A Whole Old World.
Prince of Persia 3D is the third in the classic Prince of Persia
series. Featuring a “three dimensional world” (hence the title), the game carries
on the story of a former beggar turned prince who must fight through dungeons
to win back his princess. This time, the enemy is Rugnor, the princess’ crazy-as-hell
cousin. Not only does he have the head of a tiger, but he also wishes to wed
the girl, the incestuous slimeball.
You control the prince from a third-person view as he fights through mostly
dungeons, rooftops and temples. The game plays like the original Prince of
Persia – fight bad guys and solve mandatory puzzles made up of switches,
jumping and crates (sigh…always with the crates). To fans of the earlier versions,
this might bring back a few memories. If you want something fast-paced, though,
this isn’t the game.
Balance-wise, the game will have you dealing with puzzles in the environment
for the bulk of your time; figuring out the right switch to hit, how to use
a head-smashing torture device to help you, etc. The rest of your time will
involve combat against enemies.
In order to fight the enemies, you’ll first have to find a sword. In one of the game’s funnier scenes, you obtain a sword by pushing a heavy crate onto a clueless soldier (there’s even a little squish sound when you jump on top of the crate). The sword fights are in relative 2D, though moving around is still somewhat slow. Sword control is done with different slashes and a block.
On a few occasions, opponents will simply freeze. The enemies are relatively stupid, often just waiting for you to come to them. Winning a fight is just a matter of timing your attacks at specific key moments, but often times, fights can be won by hacking away without rhyme or reason. While I understand the movement controls pay homage to the original, I expected more updates and refinement to be made in the fighting system.
The camera apparently isn’t much brighter than the opponents. Problems arise
when turning a corner or walking into walls. Since the camera is supposed to
be a “smart” camera and give you the best possible view, often times you’ll
get sharp, dizzying cuts between viewing angles. It has been several years since
Tomb Raider launched the third-person gaming revolution. You’d think
that by now developers would have solved these dumb camera issues…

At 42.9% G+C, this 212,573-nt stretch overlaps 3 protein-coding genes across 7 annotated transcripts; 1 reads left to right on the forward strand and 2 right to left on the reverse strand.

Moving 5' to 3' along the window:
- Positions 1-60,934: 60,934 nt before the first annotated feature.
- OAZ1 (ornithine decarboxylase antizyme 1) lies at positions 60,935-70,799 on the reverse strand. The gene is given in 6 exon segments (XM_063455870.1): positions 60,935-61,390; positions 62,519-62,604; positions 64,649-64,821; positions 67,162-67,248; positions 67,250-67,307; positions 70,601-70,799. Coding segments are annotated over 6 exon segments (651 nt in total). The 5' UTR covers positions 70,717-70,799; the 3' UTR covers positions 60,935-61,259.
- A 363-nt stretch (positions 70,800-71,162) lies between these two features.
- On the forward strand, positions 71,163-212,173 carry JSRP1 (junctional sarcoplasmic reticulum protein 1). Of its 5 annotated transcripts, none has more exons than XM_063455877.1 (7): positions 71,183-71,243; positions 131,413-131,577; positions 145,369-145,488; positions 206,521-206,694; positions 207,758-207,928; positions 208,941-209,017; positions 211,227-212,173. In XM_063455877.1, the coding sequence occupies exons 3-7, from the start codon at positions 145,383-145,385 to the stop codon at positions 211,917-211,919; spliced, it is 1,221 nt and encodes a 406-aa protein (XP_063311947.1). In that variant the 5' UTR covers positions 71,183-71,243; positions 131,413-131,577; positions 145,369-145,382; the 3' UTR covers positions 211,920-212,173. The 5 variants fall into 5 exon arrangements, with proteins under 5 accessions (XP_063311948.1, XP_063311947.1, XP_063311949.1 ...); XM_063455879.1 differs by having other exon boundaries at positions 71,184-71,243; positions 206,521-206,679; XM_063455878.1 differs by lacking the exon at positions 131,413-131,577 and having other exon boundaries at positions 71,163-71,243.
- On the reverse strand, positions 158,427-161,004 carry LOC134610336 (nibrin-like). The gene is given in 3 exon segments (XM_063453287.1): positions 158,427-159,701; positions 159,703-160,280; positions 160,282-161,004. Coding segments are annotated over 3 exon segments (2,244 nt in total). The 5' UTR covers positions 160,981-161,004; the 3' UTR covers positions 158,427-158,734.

The graphics have a pseudo-Arabic look and feel. The detail in some areas
is really striking, with cool light-sourcing and all the mood of a dank dungeon.
Unfortunately, there are occasional clipping problems – not all the polygons
fit perfectly and sometimes solids can be seen poking through. My biggest gripes
about the visuals focus on the cut scenes. They come in two different looks:
pre-rendered FMV and something akin to in-game, “on the fly” rendering. But
the scene isn’t actually rendered on the fly. It’s a Quicktime video that ends
up looking way too blurry. It’s as if they didn’t want to put in the full effort
to make all the scenes have uniform quality. Still, Rugnor looks pretty good
in the videos – I wish I could say the same for the other characters.
The music has a Middle Eastern flavor, mixed in with some heavier beats. Since
the puzzles within the game require time consuming exploration, you’ll get the
chance to hear the music loop many times until it eventually gets annoying.
Sound effects and voices aren’t anything groundbreaking, but they fit adequately
with the game. The initial settings that they made for sound are incredibly
unbalanced. Before you get the chance to make some tweaks, you’ll be in the
first cutscene, wondering who said what.
In the end, Prince of Persia 3D proves frustrating in its multiple
problems and lack of refinement. Unfortunately, a lot of fun feels sacrificed.
I’d rather see new and original ideas done well than games working off the nostalgia
of aging gamers and the ‘3D-ification’ of all things old. Some things are just
better left the way they are.